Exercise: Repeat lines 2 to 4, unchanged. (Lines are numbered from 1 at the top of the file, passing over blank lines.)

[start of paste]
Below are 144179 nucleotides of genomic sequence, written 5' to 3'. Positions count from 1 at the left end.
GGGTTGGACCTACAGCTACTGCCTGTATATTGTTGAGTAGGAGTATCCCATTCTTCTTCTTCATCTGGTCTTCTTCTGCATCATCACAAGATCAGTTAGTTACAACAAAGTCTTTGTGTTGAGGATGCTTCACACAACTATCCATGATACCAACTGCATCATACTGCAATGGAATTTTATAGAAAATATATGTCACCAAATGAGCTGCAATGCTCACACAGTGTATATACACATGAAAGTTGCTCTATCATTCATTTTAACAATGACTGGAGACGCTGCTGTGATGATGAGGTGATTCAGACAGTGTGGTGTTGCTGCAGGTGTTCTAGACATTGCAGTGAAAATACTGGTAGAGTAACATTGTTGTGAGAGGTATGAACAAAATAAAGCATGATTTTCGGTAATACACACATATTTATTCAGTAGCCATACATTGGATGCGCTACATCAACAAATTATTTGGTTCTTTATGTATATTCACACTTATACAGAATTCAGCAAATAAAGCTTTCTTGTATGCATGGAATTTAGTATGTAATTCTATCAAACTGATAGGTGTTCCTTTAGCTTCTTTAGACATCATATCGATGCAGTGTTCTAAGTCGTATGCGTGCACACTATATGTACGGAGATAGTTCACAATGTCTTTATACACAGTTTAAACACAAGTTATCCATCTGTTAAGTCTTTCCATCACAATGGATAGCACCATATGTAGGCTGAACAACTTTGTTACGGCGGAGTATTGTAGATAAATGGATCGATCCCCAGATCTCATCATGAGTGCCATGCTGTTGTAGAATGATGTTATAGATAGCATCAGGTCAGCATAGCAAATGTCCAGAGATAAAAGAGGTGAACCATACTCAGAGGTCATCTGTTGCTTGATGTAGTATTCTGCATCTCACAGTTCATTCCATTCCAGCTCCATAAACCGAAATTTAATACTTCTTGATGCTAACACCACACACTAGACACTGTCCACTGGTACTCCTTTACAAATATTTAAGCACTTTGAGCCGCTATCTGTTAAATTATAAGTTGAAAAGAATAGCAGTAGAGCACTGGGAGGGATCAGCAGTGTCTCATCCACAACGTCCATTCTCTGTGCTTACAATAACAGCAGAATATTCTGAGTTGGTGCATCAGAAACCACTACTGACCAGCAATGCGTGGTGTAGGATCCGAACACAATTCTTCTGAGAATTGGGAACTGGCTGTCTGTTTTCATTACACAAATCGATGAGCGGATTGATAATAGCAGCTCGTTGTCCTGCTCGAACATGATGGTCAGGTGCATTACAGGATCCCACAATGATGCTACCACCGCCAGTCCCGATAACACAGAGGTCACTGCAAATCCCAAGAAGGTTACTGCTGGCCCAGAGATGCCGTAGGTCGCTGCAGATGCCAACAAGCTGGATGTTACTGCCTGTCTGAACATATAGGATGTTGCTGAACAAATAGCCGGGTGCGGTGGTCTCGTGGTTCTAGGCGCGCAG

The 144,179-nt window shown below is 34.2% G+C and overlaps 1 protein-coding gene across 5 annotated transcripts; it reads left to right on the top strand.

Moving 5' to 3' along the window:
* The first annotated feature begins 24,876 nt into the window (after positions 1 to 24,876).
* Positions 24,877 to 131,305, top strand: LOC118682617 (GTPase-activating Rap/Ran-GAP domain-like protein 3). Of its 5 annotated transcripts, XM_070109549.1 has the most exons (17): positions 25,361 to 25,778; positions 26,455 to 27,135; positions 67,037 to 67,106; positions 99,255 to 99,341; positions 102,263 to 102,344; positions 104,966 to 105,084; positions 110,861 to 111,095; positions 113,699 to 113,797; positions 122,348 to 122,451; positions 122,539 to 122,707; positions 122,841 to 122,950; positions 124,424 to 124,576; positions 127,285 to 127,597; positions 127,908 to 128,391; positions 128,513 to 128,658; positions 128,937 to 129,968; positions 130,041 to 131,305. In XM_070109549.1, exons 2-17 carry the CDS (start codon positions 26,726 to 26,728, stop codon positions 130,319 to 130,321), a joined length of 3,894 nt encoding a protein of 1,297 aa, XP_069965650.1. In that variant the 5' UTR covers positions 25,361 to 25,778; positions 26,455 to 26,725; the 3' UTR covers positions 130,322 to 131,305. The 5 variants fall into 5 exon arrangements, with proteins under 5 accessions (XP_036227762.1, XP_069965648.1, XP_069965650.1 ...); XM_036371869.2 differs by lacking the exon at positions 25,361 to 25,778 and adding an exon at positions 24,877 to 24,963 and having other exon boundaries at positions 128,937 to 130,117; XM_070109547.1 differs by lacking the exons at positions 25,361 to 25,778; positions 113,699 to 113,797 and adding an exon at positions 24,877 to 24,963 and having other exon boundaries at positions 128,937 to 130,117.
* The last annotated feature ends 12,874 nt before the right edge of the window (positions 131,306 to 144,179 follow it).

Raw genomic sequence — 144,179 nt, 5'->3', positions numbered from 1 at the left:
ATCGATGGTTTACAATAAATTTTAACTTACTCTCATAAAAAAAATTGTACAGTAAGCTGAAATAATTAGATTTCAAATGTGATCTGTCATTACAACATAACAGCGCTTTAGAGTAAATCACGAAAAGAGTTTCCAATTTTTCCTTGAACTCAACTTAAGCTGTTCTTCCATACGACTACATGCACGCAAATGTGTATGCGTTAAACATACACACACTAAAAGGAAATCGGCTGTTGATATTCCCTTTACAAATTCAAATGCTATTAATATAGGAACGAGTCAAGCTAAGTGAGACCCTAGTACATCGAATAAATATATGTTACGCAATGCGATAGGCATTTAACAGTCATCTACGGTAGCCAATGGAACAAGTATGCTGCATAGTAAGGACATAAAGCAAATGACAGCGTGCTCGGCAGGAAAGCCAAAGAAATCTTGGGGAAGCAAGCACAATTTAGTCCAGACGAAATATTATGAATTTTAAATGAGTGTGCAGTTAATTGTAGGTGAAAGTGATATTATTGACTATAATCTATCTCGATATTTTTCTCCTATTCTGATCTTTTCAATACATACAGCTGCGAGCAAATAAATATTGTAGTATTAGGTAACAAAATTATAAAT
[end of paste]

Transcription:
GGGTTGGACCTACAGCTACTGCCTGTATATTGTTGAGTAGGAGTATCCCATTCTTCTTCTTCATCTGGTCTTCTTCTGCATCATCACAAGATCAGTTAGTTACAACAAAGTCTTTGTGTTGAGGATGCTTCACACAACTATCCATGATACCAACTGCATCATACTGCAATGGAATTTTATAGAAAATATATGTCACCAAATGAGCTGCAATGCTCACACAGTGTATATACACATGAAAGTTGCTCTATCATTCATTTTAACAATGACTGGAGACGCTGCTGTGATGATGAGGTGATTCAGACAGTGTGGTGTTGCTGCAGGTGTTCTAGACATTGCAGTGAAAATACTGGTAGAGTAACATTGTTGTGAGAGGTATGAACAAAATAAAGCATGATTTTCGGTAATACACACATATTTATTCAGTAGCCATACATTGGATGCGCTACATCAACAAATTATTTGGTTCTTTATGTATATTCACACTTATACAGAATTCAGCAAATAAAGCTTTCTTGTATGCATGGAATTTAGTATGTAATTCTATCAAACTGATAGGTGTTCCTTTAGCTTCTTTAGACATCATATCGATGCAGTGTTCTAAGTCGTATGCGTGCACACTATATGTACGGAGATAGTTCACAATGTCTTTATACACAGTTTAAACACAAGTTATCCATCTGTTAAGTCTTTCCATCACAATGGATAGCACCATATGTAGGCTGAACAACTTTGTTACGGCGGAGTATTGTAGATAAATGGATCGATCCCCAGATCTCATCATGAGTGCCATGCTGTTGTAGAATGATGTTATAGATAGCATCAGGTCAGCATAGCAAATGTCCAGAGATAAAAGAGGTGAACCATACTCAGAGGTCATCTGTTGCTTGATGTAGTATTCTGCATCTCACAGTTCATTCCATTCCAGCTCCATAAACCGAAATTTAATACTTCTTGATGCTAACACCACACACTAGACACTGTCCACTGGTACTCCTTTACAAATATTTAAGCACTTTGAGCCGCTATCTGTTAAATTATAAGTTGAAAAGAATAGCAGTAGAGCACTGGGAGGGATCAGCAGTGTCTCATCCACAACGTCCATTCTCTGTGCTTACAATAACAGCAGAATATTCTGAGTTGGTGCATCAGAAACCACTACTGACCAGCAATGCGTGGTGTAGGATCCGAACACAATTCTTCTGAGAATTGGGAACTGGCTGTCTGTTTTCATTACACAAATCGATGAGCGGATTGATAATAGCAGCTCGTTGTCCTGCTCGAACATGATGGTCAGGTGCATTACAGGATCCCACAATGATGCTACCACCGCCAGTCCCGATAACACAGAGGTCACTGCAAATCCCAAGAAGGTTACTGCTGGCCCAGAGATGCCGTAGGTCGCTGCAGATGCCAACAAGCTGGATGTTACTGCCTGTCTGAACATATAGGATGTTGCTGAACAAATAGCCGGGTGCGGTGGTCTCGTGGTTCTAGGCGCGCAG

The 144,179-nt window shown below is 34.2% G+C and overlaps 1 protein-coding gene across 5 annotated transcripts; it reads left to right on the top strand.

Moving 5' to 3' along the window: